The screenshot on the previous page depicts the Channel EQ plugin in its default state. As you can see, there are eight bands. The LPF and HPF is disabled by default. From left to right, there is a HPF, low-shelf filter, four peaking filters, a high-shelf filter, and a LPF.
Cutoff frequency can be specified under the EQ display, along with dB amount and slope. Slope refers to the extremity of the EQ boost or cut. A higher slope will result in a greater amount of dB being cut per octave.
Channel EQ also includes a handy Analyzer that can be enabled in the lower left corner of the window. Pre mode displays frequency balance before EQ processing, and Post mode displays frequency balance after processing. The graphical representation can be useful for identifying things like resonant frequencies.
Reverb plugins simulate space, and can be used to give your sounds an environmental context. While the sound engineer will likely be sending the whole band through a reverb, you might find yourself needing to use a reverb plugin to achieve a certain effect.
MainStage includes a number of reverb plugins including EnVerb, PlatinumVerb, SilverVerb, and Space Designer. PlatinumVerb is probably the best compromise between a good sounding plugin and efficient CPU usage. Try to avoid Space Designer if possible, as it requires much more CPU usage.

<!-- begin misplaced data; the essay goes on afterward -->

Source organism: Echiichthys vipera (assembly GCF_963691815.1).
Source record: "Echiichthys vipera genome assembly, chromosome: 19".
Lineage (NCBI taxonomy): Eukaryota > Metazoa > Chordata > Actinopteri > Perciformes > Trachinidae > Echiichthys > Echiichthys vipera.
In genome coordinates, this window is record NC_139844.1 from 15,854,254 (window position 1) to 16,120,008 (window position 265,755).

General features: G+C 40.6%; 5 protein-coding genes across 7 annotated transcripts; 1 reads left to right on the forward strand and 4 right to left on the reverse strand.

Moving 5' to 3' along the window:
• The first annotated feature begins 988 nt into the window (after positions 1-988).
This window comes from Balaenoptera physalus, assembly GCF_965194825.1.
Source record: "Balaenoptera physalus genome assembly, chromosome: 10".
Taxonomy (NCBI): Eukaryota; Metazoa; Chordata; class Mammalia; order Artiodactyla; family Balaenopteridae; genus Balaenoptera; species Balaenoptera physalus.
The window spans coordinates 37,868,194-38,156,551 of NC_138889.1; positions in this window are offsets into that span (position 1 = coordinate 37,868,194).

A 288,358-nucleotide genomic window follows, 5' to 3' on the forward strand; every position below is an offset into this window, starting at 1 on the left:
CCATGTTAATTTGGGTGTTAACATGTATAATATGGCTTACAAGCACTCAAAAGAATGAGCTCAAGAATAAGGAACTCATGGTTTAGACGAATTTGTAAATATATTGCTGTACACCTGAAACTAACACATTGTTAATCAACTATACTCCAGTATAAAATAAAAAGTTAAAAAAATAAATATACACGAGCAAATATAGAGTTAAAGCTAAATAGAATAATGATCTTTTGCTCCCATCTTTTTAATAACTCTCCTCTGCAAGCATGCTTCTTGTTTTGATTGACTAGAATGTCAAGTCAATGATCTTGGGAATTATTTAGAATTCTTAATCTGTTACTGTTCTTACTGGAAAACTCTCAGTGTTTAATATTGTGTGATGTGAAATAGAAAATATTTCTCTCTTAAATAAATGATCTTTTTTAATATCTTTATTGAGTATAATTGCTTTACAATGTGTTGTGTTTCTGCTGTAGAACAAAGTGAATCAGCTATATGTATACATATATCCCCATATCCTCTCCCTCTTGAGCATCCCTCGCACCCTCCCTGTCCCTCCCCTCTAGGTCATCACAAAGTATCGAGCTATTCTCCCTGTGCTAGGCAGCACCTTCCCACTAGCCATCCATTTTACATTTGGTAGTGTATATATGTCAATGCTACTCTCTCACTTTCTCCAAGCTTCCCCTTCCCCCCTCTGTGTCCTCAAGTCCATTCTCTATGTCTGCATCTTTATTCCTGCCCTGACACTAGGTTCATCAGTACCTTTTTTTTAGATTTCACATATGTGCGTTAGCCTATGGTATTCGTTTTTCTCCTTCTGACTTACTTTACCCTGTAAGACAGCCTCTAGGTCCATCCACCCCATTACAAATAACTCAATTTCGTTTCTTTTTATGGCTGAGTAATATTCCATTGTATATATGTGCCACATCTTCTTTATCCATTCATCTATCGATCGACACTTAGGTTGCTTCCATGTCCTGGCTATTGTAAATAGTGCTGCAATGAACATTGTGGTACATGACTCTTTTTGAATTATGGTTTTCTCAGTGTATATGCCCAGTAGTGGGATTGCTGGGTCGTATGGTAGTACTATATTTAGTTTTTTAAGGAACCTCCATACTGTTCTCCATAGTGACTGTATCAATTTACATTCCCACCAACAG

Other Audio FX Plugins
MainStage also includes a number of standard plugins — compressor, limiter, delay, echo, distortion, etc. For more information on MainStage’s Audio FX plugins, click here.
MIDI FX Plugins
MainStage 3 comes with a selection of MIDI FX plugins. These plugins process incoming MIDI data in realtime, and a few of them are really useful for keyboard programming.
Chord Trigger is probably the MIDI FX plugin you’ll end up using most frequently. It provides you with an easy way to map complex keyboard parts. In the screenshot below, Chord Trigger can be used to map the bottom staff to the top staff. While this is a simple example of Chord Trigger, you’ll get to see and program more complex examples in the following chapter.
Other MIDI FX Plugins
Arpeggiator, Modifier, Modulator, Note Repeater, Randomizer, Transposer, and** Velocity Processor** are the other MIDI FX plugins included with MainStage 3. These plugins aren’t used as much in keyboard programming, but you might find a use for them in certain situations. For more information on MainStage’s MIDI FX plugins, click here.
This post is part of the Apple MainStage Keyboard Programming series. The next post in this series is *Keyboard Programming in Apple MainStage *.